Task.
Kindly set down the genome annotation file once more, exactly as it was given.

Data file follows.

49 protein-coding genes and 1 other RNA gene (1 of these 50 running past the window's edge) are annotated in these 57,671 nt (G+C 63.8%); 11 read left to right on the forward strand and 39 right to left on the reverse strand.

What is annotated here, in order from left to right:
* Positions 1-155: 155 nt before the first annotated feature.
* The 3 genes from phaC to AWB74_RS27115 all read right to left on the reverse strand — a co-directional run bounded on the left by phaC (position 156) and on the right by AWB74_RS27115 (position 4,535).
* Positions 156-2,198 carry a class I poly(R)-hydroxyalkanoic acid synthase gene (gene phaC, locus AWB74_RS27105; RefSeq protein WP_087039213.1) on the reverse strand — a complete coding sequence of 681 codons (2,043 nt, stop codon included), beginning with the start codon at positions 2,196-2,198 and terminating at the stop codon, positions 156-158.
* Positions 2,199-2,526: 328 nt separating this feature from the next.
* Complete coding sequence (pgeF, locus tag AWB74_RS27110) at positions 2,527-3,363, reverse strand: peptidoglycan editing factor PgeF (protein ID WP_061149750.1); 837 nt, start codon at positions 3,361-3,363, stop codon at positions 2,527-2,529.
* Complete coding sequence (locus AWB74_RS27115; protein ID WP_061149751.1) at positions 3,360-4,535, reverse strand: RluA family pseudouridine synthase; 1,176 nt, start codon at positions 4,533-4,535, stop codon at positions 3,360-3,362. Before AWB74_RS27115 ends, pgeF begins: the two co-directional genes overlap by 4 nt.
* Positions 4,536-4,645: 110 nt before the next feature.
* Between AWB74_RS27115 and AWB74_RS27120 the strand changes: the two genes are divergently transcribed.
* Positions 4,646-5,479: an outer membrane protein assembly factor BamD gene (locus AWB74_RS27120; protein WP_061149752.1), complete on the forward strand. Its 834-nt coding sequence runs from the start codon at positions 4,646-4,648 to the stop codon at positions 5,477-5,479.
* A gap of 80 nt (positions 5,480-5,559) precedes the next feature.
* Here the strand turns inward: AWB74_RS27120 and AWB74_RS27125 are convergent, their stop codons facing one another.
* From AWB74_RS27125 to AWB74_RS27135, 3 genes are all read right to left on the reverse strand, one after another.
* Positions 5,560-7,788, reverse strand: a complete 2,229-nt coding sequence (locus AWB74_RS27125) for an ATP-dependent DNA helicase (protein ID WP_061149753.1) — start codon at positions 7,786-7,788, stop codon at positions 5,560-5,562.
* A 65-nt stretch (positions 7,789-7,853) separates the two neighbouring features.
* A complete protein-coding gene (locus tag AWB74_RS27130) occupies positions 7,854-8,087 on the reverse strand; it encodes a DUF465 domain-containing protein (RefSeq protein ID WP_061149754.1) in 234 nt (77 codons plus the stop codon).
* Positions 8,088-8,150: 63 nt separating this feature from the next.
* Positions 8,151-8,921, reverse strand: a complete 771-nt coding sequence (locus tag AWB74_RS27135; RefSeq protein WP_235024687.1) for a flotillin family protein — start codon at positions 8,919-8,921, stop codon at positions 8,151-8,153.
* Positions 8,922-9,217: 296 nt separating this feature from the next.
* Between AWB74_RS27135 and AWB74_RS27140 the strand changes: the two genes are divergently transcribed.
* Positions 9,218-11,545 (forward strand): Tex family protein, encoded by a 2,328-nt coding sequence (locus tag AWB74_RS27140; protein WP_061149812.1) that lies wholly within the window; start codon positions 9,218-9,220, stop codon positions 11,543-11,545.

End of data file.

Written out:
49 protein-coding genes and 1 other RNA gene (1 of these 50 running past the window's edge) are annotated in these 57,671 nt (G+C 63.8%); 11 read left to right on the forward strand and 39 right to left on the reverse strand.

What is annotated here, in order from left to right:
* Positions 1-155: 155 nt before the first annotated feature.
* The 3 genes from phaC to AWB74_RS27115 all read right to left on the reverse strand — a co-directional run bounded on the left by phaC (position 156) and on the right by AWB74_RS27115 (position 4,535).
* Positions 156-2,198 carry a class I poly(R)-hydroxyalkanoic acid synthase gene (gene phaC, locus AWB74_RS27105; RefSeq protein WP_087039213.1) on the reverse strand — a complete coding sequence of 681 codons (2,043 nt, stop codon included), beginning with the start codon at positions 2,196-2,198 and terminating at the stop codon, positions 156-158.
* Positions 2,199-2,526: 328 nt separating this feature from the next.
* Complete coding sequence (pgeF, locus tag AWB74_RS27110) at positions 2,527-3,363, reverse strand: peptidoglycan editing factor PgeF (protein ID WP_061149750.1); 837 nt, start codon at positions 3,361-3,363, stop codon at positions 2,527-2,529.
* Complete coding sequence (locus AWB74_RS27115; protein ID WP_061149751.1) at positions 3,360-4,535, reverse strand: RluA family pseudouridine synthase; 1,176 nt, start codon at positions 4,533-4,535, stop codon at positions 3,360-3,362. Before AWB74_RS27115 ends, pgeF begins: the two co-directional genes overlap by 4 nt.
* Positions 4,536-4,645: 110 nt before the next feature.
* Between AWB74_RS27115 and AWB74_RS27120 the strand changes: the two genes are divergently transcribed.
* Positions 4,646-5,479: an outer membrane protein assembly factor BamD gene (locus AWB74_RS27120; protein WP_061149752.1), complete on the forward strand. Its 834-nt coding sequence runs from the start codon at positions 4,646-4,648 to the stop codon at positions 5,477-5,479.
* A gap of 80 nt (positions 5,480-5,559) precedes the next feature.
* Here the strand turns inward: AWB74_RS27120 and AWB74_RS27125 are convergent, their stop codons facing one another.
* From AWB74_RS27125 to AWB74_RS27135, 3 genes are all read right to left on the reverse strand, one after another.
* Positions 5,560-7,788, reverse strand: a complete 2,229-nt coding sequence (locus AWB74_RS27125) for an ATP-dependent DNA helicase (protein ID WP_061149753.1) — start codon at positions 7,786-7,788, stop codon at positions 5,560-5,562.
* A 65-nt stretch (positions 7,789-7,853) separates the two neighbouring features.
* A complete protein-coding gene (locus tag AWB74_RS27130) occupies positions 7,854-8,087 on the reverse strand; it encodes a DUF465 domain-containing protein (RefSeq protein ID WP_061149754.1) in 234 nt (77 codons plus the stop codon).
* Positions 8,088-8,150: 63 nt separating this feature from the next.
* Positions 8,151-8,921, reverse strand: a complete 771-nt coding sequence (locus tag AWB74_RS27135; RefSeq protein WP_235024687.1) for a flotillin family protein — start codon at positions 8,919-8,921, stop codon at positions 8,151-8,153.
* Positions 8,922-9,217: 296 nt separating this feature from the next.
* Between AWB74_RS27135 and AWB74_RS27140 the strand changes: the two genes are divergently transcribed.
* Positions 9,218-11,545 (forward strand): Tex family protein, encoded by a 2,328-nt coding sequence (locus tag AWB74_RS27140; protein WP_061149812.1) that lies wholly within the window; start codon positions 9,218-9,220, stop codon positions 11,543-11,545.